Contact Person : Prof. K. P. Dzvimbo
Fax: 307 140
Postal Address: P O Box MP 167
Telephone : 333 451/8 ext.255
The Centre for Distance Education was established by the University of
Zimbabwe in 1993. In 1996, this centre was converted to the University College of Distance
Education. On 6th March 1999, the college received its university charter,
transforming it into a fully-fledged university known as the Zimbabwe Open University.
Among other things, the universitys mission is to constantly adapt, develop, and
implement new courses and programmes to meet the needs of a changing knowledge base,
employment sector, and socio-economic, political, and international environment.
To this effect, the University offers a number of programmes. These
include:, Bachelor of Education in Educational Administration, Planning and Policy Studies
(B. Ed. (EAPPS); Bachelor of Arts in English and Communication Studies (B.A. ECS);
Bachelor of Science in Agriculture (Management) (B.Sc. Agric); and Undergraduate Diploma
in Classroom Text and Discourse (DCTD). A number of additional undergraduate and
postgraduate programmes including a Master in Business Administration and a Ph.D.
in Education Administration, Planning, and Policy Studies have also been
Registration at the University takes place in February, July, and
September. According to statistics dated 6th May 1999, a total number of 9,235
are students are registered for B.Ed (EAPPS), BA (ECS) and Masters in Education
Administration Programmes. With some of the undergraduate and postgraduate programmes due
to be introduced in 1999 and 2000, the administration of the University if confident that
enrolment could reach about 20,000 by February 2000.
Currently the University does not have international students.
Nevertheless, its regional centres in Zimbabwes 10 provinces are in full operation.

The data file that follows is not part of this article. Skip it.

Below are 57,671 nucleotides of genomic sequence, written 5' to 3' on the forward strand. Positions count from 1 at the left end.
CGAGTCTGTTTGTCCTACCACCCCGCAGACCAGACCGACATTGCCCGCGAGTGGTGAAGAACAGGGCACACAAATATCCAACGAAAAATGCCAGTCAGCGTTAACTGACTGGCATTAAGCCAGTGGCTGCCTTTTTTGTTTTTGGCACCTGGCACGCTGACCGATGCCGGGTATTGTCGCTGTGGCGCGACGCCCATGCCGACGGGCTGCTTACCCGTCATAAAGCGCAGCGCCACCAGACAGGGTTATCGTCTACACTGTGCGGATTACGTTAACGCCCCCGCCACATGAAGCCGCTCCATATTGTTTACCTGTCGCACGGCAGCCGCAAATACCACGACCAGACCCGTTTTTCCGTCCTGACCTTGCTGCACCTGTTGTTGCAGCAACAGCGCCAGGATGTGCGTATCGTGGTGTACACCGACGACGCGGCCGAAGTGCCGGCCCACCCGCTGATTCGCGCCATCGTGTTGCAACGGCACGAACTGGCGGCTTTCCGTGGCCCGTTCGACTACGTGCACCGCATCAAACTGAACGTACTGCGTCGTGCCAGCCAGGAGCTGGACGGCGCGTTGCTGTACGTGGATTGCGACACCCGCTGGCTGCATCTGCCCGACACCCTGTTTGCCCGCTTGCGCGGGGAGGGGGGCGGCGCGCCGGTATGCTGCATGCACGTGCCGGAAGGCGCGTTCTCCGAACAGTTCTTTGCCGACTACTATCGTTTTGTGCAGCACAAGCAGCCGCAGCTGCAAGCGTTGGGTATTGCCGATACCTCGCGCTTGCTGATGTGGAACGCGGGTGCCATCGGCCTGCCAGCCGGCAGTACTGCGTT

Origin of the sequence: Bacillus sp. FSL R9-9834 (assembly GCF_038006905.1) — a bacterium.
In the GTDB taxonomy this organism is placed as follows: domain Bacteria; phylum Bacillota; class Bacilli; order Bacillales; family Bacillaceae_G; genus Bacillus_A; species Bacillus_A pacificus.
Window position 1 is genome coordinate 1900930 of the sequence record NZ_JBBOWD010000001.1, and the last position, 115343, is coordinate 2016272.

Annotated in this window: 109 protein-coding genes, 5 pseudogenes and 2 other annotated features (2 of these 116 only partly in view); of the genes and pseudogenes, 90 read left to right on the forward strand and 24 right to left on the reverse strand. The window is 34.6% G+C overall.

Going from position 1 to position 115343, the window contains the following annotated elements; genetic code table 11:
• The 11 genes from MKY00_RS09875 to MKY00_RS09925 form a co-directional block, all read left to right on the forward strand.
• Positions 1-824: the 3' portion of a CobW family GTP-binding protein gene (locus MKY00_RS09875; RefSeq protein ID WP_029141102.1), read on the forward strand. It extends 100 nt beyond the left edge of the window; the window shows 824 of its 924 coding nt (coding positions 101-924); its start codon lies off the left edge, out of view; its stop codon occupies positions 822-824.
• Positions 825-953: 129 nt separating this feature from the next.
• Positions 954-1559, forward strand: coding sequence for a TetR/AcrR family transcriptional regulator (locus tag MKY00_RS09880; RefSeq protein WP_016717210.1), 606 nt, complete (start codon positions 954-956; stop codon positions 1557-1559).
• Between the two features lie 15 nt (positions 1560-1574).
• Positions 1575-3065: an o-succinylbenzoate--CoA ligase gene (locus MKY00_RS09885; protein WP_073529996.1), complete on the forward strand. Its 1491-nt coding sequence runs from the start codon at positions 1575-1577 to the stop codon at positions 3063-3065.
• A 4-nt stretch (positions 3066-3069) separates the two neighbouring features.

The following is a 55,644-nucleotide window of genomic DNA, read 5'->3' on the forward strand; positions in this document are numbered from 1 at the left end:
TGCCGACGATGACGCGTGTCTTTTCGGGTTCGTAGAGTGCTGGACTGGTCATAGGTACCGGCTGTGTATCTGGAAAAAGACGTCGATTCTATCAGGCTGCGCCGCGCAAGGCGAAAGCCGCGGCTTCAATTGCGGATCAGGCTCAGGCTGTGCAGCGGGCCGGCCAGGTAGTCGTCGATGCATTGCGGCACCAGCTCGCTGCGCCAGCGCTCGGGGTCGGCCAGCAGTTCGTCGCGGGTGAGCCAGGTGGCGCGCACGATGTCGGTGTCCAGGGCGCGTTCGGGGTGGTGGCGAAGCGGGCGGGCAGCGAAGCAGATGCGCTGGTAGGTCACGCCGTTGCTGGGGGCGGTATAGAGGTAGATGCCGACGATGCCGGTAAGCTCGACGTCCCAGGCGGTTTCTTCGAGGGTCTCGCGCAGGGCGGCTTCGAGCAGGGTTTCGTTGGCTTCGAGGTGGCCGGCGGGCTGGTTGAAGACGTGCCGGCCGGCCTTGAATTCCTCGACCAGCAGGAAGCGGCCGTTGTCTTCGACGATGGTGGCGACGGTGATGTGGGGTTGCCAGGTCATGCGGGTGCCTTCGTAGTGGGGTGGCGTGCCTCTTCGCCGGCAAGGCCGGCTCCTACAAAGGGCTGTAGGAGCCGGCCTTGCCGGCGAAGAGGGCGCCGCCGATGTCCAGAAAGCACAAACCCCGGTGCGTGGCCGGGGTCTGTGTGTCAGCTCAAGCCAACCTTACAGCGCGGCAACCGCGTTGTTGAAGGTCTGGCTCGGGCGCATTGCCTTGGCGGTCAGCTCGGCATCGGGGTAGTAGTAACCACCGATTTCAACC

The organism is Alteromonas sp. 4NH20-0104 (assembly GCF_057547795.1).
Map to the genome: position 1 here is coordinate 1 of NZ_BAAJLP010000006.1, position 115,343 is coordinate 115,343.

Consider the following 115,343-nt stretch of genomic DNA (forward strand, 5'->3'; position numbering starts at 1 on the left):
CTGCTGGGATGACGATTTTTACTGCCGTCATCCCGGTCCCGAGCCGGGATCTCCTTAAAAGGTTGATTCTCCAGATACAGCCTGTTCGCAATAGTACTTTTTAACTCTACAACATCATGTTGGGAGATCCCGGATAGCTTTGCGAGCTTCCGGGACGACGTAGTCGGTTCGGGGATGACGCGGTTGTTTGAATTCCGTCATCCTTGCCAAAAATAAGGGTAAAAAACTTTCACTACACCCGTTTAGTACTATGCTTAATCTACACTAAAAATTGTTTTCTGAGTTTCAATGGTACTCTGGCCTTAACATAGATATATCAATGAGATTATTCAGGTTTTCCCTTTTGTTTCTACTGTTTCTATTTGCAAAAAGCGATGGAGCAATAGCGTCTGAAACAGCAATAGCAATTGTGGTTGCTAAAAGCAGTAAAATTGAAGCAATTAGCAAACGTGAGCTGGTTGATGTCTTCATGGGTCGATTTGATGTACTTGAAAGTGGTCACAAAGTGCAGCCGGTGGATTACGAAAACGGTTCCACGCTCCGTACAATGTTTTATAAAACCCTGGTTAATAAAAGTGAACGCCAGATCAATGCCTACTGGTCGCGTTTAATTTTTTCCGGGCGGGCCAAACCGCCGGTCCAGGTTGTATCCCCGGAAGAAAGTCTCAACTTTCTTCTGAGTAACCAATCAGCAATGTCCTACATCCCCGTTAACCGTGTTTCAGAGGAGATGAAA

Target groups for the university have been out-of-school youth, employed people who want
to further their studies, and women in rural areas. Negotiations are, however, underway
with the University of Botswana for the two universities to share material particularly
for the B. Ed. programme.
Though the University has been relying on government grants and student
fees as the main sources of funding, funding proposal for various projects run by the
university have been sent to potential sponsors. So far, the British Council and the
United States Information Service have been two of the main financial backers of the
Delivery Modes and Use of Technologies
Though this is largely a distance education institution, face-to-face
teaching and learning modes are also used. Face-to-face contact happens by way of tutors
and students meeting in regional centres to discuss various topics.
At this juncture, the institution relies heavily on print media. Radio
is also used, particularly by the B. Ed. programme. During such broadcasts, topics which
students find to be difficult are discussed. Students may also telephone in to ask
questions during the broadcast. At times, tutors also give lectures. Students are given
timetables indicating days and times for discussions or lectures on radio.
Learner Support Strategies
According to the Vice Chancellor, the university has a well-structured
learner support system. It has established a Department of Student Services and Extension.